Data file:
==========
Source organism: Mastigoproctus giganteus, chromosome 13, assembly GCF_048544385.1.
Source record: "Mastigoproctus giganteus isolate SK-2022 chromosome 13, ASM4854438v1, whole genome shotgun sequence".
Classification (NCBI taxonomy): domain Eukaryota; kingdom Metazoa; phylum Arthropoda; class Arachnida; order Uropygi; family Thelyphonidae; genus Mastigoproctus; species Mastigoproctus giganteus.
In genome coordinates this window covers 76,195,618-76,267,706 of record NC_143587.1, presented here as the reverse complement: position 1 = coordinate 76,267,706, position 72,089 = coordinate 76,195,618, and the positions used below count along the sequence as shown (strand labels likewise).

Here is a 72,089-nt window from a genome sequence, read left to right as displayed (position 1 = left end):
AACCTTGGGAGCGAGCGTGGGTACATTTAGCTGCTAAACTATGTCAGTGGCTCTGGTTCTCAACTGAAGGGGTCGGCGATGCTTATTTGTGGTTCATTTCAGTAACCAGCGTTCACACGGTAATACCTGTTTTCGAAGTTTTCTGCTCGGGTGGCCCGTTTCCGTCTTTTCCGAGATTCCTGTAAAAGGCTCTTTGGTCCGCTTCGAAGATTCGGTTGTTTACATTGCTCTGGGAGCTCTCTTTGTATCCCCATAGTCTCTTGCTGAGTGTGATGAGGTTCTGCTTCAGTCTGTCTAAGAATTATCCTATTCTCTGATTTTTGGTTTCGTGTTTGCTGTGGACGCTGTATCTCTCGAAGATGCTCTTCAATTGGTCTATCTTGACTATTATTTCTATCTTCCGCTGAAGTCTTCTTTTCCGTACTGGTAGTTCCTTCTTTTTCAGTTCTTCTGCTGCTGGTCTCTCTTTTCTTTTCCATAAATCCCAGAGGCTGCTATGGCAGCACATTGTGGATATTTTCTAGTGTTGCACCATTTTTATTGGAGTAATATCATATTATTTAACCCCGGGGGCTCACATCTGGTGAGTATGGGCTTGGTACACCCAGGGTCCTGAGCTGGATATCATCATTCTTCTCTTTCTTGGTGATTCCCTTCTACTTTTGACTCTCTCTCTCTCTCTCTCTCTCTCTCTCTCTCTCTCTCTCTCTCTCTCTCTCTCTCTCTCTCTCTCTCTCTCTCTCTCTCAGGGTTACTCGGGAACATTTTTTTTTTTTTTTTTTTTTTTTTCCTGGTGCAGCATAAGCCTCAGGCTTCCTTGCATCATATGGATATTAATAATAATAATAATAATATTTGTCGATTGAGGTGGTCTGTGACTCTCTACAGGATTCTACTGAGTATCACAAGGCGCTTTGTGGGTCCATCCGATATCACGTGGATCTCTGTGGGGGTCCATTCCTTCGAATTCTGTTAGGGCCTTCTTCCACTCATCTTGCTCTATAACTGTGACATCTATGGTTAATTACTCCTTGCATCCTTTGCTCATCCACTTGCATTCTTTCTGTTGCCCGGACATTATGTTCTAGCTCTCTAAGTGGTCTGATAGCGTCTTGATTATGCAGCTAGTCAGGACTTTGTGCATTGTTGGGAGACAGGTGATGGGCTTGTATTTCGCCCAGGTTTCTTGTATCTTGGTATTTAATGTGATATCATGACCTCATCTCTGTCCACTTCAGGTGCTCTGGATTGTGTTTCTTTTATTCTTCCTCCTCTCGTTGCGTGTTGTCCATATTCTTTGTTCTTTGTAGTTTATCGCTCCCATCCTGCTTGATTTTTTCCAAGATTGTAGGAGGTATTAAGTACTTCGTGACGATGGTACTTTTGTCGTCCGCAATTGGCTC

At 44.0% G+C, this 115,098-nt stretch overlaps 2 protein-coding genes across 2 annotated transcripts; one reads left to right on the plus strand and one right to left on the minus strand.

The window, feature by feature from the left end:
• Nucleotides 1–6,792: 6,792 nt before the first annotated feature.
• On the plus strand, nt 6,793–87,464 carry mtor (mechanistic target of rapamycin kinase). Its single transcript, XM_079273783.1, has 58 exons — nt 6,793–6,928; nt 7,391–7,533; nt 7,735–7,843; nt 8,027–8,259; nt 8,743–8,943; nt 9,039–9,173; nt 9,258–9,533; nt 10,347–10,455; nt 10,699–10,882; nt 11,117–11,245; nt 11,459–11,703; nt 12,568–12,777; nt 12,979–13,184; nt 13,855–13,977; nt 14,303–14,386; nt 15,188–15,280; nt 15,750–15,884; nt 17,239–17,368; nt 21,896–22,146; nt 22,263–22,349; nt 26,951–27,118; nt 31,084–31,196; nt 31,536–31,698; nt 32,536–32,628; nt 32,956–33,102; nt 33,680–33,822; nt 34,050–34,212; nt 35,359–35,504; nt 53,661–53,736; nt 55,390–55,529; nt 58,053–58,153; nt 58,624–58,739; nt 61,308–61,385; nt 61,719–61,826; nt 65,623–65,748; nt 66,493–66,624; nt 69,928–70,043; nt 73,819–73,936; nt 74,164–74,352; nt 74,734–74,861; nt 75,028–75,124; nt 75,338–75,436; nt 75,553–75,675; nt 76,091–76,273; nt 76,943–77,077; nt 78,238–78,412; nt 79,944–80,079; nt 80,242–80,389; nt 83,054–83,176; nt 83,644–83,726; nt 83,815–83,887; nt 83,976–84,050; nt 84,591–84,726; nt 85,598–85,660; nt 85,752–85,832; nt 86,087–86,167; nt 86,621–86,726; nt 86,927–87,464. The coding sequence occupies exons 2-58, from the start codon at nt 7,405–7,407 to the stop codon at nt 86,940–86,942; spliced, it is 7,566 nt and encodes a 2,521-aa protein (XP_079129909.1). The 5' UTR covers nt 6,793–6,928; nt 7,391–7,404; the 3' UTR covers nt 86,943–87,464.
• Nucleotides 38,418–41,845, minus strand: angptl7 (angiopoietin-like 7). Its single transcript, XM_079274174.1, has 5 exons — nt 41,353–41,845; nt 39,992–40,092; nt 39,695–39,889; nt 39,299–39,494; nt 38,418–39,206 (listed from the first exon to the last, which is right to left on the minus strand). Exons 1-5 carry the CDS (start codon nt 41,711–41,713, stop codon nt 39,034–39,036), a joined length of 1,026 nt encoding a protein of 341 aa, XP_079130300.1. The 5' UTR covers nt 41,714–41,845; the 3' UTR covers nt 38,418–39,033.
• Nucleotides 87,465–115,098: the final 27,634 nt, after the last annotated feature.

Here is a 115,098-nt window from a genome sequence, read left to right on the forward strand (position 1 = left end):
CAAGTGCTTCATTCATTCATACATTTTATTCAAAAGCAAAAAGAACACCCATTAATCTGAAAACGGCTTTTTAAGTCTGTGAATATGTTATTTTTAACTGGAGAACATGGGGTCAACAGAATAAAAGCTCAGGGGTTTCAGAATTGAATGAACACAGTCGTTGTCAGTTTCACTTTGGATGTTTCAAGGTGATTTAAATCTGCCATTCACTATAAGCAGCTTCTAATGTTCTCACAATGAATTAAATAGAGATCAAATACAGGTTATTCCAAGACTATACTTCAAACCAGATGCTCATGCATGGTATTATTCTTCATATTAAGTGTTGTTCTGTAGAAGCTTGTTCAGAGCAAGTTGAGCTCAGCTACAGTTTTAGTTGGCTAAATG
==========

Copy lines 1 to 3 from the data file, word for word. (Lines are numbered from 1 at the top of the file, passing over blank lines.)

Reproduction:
Source organism: Mastigoproctus giganteus, chromosome 13, assembly GCF_048544385.1.
Source record: "Mastigoproctus giganteus isolate SK-2022 chromosome 13, ASM4854438v1, whole genome shotgun sequence".
Classification (NCBI taxonomy): domain Eukaryota; kingdom Metazoa; phylum Arthropoda; class Arachnida; order Uropygi; family Thelyphonidae; genus Mastigoproctus; species Mastigoproctus giganteus.